Certainty of Uncertainty!

Helen Couclelis wrote an article called Certainty of Uncertainty and I think that David J. Unwin is making a similar point. The problem of uncertainty is not merely technical. Uncertainty doesn’t only come from data and information but it is also about geographical knowledge that is sometimes inevitably uncertain. There are things that we simply can’t know. The literature focus on finding technical solutions, but the author explains that “at the heart of all the contributions is a concern for exactly how we can usefully represent our geographic knowledge in the primitive world of the digital computer”.

As mentioned in previous discussion about ontology, we conceptualize the world as field or object based which correspond to raster or vector in GIS. The author shows that both representation comes with specific uncertainties. Furthermore, we discussed how delimitating boundaries is often a difficult task and uncertainty is inevitable. The conclusion is bringing us back to the first discussion in class about GIS as a tool or as science and the determinism of the technology. The author suggest that rethinking the way we use the technology and the way we structure problems and databases is essential to achieve sensitivity in GIS. It is about adapting the technology to represent knowledge in a way that would take into consideration our conceptualization of the world and not merely relying on GIS technology to calculate the world for us.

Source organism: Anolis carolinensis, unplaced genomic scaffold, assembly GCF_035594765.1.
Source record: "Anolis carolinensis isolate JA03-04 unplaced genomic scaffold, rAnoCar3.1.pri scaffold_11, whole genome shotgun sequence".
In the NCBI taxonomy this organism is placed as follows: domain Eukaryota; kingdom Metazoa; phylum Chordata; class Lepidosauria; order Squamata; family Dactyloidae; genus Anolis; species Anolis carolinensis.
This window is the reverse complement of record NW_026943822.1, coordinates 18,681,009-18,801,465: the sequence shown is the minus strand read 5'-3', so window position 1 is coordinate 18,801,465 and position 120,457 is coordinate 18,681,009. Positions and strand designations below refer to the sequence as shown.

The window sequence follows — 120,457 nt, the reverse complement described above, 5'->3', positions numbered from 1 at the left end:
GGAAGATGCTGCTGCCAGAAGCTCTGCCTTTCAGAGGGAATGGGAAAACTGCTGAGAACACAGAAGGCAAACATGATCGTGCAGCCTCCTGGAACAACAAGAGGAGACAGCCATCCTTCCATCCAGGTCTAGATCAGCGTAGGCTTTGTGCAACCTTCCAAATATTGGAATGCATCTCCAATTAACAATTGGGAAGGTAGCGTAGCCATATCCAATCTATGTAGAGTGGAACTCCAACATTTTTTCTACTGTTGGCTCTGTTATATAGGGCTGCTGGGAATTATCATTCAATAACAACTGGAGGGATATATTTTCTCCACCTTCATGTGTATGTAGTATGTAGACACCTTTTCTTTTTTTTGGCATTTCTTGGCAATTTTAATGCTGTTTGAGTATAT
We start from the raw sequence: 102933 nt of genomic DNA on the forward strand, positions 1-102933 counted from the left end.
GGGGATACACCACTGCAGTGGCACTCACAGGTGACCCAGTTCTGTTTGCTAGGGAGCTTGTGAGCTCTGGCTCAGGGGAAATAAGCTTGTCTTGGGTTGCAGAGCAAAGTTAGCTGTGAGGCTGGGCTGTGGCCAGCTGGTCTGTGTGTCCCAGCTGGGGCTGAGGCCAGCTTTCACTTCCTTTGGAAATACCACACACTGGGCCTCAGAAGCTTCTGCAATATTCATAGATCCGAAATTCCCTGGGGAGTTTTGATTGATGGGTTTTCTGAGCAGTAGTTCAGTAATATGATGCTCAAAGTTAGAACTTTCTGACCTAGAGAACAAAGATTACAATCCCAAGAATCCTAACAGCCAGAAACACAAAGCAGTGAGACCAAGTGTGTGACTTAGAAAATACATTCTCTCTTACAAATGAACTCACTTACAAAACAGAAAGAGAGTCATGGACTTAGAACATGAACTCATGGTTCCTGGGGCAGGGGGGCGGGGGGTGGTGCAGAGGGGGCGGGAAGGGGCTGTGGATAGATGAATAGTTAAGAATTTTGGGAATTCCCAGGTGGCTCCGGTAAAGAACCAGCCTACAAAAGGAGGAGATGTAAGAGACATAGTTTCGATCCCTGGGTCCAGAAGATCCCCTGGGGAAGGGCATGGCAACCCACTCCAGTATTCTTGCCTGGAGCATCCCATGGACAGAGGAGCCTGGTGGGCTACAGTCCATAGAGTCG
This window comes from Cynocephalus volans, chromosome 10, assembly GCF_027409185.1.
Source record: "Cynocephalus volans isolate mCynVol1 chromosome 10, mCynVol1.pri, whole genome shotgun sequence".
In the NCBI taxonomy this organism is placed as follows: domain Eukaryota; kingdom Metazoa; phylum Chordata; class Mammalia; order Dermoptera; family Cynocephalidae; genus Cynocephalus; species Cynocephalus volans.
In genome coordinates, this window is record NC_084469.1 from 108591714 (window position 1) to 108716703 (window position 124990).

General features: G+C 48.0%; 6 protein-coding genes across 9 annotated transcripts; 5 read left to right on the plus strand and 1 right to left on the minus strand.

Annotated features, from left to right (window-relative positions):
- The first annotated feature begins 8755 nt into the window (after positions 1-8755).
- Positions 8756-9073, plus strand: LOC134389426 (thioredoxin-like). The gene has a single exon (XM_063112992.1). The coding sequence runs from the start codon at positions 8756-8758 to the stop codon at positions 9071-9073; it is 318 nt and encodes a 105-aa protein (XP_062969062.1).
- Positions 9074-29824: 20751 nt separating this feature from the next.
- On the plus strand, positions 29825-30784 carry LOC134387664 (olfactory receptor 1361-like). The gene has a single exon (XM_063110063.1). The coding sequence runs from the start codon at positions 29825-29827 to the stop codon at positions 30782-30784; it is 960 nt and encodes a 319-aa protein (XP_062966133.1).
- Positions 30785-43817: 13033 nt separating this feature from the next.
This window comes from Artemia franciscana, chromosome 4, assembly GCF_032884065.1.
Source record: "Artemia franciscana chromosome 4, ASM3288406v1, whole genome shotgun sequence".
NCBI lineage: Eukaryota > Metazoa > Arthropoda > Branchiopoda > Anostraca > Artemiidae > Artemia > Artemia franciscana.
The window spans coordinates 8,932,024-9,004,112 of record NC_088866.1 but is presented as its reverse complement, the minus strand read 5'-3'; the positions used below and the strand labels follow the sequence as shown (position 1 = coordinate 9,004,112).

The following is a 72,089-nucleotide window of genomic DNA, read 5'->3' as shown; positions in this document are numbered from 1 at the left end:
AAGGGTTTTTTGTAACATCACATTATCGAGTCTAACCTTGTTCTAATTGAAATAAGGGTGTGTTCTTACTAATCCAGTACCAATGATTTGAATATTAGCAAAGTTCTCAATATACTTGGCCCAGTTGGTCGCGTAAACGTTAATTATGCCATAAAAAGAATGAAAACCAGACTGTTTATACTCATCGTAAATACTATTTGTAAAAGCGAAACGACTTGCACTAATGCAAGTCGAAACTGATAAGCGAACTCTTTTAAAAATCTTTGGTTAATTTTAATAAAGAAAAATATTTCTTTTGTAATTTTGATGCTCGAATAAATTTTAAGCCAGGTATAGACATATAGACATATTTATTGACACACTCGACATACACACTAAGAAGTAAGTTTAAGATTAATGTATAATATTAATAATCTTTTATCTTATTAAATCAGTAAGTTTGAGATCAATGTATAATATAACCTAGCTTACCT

Couclelis, H. (2003). The Certainty of Uncertainty: GIS and the Limits of Geographic Knowledge. Transactions in GIS, 7(2), 165-175.


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